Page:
Edinburgh's after-school sports clubs: education bosses claim full programme can be restored despite concerns over charges

Education bosses say they are confident a full programme of after-school sport can be restored across Edinburgh despite concerns over new rules which ban charges being made under the Active School scheme.
A Mini Mudder adventure race was staged at Liberton High School in 2015 under the Active Schools programme    Photo: Neil HannaA Mini Mudder adventure race was staged at Liberton High School in 2015 under the Active Schools programme    Photo: Neil Hanna
A Mini Mudder adventure race was staged at Liberton High School in 2015 under the Active Schools programme Photo: Neil Hanna

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Officials told the education committee coaches could still be paid to work in the city's schools but a new mechanism would have to be found.

Parents say the charging ban has made many sports sessions no longer viable and led to a dramatic drop in the range of extra-curricular activities on offer.

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But interim education director Julien Kramer said: "We believe our programme is sustainable and can be recovered completely. It will require us to be agile and to think things through anew. We need to be thinking and working differently.”

The committee asked for full details at its next meeting of what activities were on offer before the pandemic, what is available now and what charges were involved.

In a written submission to the committee, Towerbank parent group in Portobello said the Active Schools provision for their children had changed from nine clubs at Towerbank and 20 activities in local high schools in 2020 to just six activities in high schools now.

And the group said the solution proposed by their Active Schools co-ordinator (ASC) was to fund the clubs from parent group resources and try to recoup the money through "donations" from parents.

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The group's co-chair Onyema Ibe continued: "We voted not to fund the provision so we are now trying to work out how we can provide activities, delivered by qualified coaches at an acceptable cost.

"The notion that this provision can be replaced by a swarm of volunteers is unrealistic and unsustainable and I would ask, on behalf of our school, that more thought and resources are provided to fund a workable solution that does not decimate this provision across the city."

Green councillor Mary Campbell questioned part of the report to the committee which said no PTAs had been asked to fund shortfalls. She said she was aware of at least two schools where ASCs had asked for funding from the parent councils to resume previous programmes.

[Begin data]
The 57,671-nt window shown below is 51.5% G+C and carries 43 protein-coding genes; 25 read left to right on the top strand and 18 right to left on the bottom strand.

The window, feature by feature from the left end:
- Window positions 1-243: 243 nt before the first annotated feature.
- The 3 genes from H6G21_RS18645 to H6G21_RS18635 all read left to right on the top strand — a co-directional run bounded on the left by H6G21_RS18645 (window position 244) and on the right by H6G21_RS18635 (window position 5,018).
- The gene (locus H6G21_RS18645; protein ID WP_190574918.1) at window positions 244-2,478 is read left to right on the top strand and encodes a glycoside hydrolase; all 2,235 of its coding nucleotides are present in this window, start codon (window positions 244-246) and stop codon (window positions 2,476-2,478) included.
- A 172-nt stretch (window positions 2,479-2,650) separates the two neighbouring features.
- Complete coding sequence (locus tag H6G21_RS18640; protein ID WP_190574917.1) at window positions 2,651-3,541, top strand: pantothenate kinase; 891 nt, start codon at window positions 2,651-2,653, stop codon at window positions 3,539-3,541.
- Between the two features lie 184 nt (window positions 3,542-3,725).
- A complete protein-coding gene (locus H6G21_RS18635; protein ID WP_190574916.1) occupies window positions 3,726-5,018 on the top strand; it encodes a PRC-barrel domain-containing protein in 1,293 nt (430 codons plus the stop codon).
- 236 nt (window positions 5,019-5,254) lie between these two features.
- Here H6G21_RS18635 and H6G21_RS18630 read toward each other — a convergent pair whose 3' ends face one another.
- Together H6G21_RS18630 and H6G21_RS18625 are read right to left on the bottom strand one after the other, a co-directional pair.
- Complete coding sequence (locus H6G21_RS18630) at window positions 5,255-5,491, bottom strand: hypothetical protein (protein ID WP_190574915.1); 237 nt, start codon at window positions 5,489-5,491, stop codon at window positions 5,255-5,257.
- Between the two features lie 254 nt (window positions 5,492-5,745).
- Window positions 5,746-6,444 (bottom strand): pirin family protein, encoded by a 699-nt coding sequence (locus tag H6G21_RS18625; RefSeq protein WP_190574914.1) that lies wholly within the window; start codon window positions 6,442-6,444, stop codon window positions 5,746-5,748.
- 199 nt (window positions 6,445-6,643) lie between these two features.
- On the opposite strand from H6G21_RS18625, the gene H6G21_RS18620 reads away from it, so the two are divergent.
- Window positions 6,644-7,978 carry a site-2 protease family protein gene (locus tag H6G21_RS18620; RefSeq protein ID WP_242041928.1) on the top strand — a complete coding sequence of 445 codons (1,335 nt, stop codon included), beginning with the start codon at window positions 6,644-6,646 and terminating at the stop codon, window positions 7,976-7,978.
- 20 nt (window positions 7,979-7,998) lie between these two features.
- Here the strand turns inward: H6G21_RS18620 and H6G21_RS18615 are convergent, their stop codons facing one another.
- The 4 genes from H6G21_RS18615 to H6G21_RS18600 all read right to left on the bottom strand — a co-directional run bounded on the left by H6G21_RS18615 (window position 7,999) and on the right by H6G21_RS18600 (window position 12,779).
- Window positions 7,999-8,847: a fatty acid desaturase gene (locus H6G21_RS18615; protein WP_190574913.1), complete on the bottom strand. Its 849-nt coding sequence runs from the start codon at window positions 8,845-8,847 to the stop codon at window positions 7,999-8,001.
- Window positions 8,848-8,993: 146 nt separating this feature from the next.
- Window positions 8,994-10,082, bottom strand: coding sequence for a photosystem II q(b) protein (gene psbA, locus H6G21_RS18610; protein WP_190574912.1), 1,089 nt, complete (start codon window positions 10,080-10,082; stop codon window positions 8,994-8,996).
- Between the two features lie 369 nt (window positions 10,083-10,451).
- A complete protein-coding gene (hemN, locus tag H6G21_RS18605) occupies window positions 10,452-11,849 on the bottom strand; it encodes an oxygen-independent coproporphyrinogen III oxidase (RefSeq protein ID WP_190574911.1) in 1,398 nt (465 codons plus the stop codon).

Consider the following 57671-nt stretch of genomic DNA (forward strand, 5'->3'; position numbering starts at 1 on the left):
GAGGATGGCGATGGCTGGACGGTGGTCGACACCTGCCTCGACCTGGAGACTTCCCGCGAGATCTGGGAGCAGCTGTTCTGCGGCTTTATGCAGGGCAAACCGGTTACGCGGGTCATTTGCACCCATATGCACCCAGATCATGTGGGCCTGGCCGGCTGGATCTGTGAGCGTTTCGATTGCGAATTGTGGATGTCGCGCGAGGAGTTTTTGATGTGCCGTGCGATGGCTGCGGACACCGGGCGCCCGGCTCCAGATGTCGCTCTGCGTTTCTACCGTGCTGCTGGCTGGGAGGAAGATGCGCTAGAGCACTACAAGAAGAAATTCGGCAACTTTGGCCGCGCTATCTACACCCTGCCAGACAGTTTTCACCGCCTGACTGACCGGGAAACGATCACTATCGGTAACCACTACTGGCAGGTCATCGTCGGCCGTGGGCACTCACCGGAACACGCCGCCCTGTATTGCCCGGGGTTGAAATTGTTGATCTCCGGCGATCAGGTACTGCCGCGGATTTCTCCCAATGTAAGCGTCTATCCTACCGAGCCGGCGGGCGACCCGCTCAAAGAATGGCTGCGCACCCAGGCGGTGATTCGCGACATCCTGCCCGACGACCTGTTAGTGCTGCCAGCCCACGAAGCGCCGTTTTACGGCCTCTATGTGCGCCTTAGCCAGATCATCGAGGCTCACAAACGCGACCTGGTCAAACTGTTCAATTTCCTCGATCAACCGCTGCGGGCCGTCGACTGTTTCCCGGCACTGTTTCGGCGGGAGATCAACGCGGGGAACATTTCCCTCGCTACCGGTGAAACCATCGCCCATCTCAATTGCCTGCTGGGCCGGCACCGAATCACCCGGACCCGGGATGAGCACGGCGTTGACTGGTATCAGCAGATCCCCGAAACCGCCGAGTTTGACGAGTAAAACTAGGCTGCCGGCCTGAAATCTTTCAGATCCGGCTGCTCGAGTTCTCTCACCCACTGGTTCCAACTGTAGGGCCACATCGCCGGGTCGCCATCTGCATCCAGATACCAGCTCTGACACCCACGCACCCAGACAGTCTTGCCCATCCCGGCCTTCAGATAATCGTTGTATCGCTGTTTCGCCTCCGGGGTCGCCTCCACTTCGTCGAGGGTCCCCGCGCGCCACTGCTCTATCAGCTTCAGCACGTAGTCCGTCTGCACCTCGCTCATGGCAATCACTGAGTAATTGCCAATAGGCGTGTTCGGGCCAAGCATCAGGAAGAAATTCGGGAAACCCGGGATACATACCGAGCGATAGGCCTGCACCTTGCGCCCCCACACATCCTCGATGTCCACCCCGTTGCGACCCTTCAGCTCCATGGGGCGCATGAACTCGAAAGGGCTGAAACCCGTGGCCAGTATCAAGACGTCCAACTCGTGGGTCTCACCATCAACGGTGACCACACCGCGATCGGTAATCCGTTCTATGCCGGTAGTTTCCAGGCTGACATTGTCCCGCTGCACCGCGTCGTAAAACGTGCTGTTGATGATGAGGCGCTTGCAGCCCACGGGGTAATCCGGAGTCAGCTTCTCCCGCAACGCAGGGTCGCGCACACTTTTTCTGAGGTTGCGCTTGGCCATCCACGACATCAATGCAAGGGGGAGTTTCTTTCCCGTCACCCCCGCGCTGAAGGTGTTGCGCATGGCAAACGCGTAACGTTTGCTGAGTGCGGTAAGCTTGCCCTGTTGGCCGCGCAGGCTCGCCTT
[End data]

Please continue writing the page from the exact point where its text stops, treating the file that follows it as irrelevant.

Tory education spokesman Callum Laidlaw said he feared the new policy would lead to a wider divide between the sports coaching offered in the private sector and what was available in state schools.

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He said schools, parents groups and clubs were being required to find new ways of working without additional costs. "I think the reality is a lot of them will just say we can't do this and there will be a real drop-off in the offer in our schools."

And Lib Dem Louise Young worried that children’s chances would depend on whether the parent council at their school could afford to pay for activities.

“We run a risk of having a geographical lottery. We shouldn't have a position where a child is going to be affected by what happens to be available in their area.”

Senior education manager David Bruce said the policy was “crystal clear” that the council was not passing on costs to parent bodies.

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"Where an activity requires the payment of a coach that can still happen. ASCs will work with the school and the parent council if that's what they choose.

“The one significant difference there has to be is the payment for that individual comes from the school or the parent council and not the ASC. It's about introducing a mechanism that allows that to happen.”

Education convener Ian Perry said the committee would get a detailed report on provision in December. “Hopefully through that we will get an idea of when we will get back to the pre-pandemic number of activities.”

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A spokesperson for Sportscotland, which helps fund Active Schools, said : “We all want to see as many children and young people as possible taking part in sport and physical activity as part of Active Schools programmes but while we remain in the midst of the pandemic, this will require patience and understanding.

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"Sport and physical activity will play a central role in the nation’s long-term recovery from the pandemic and the delivery of Active Schools programmes for free will ensure this is the case and that no child is left behind.”

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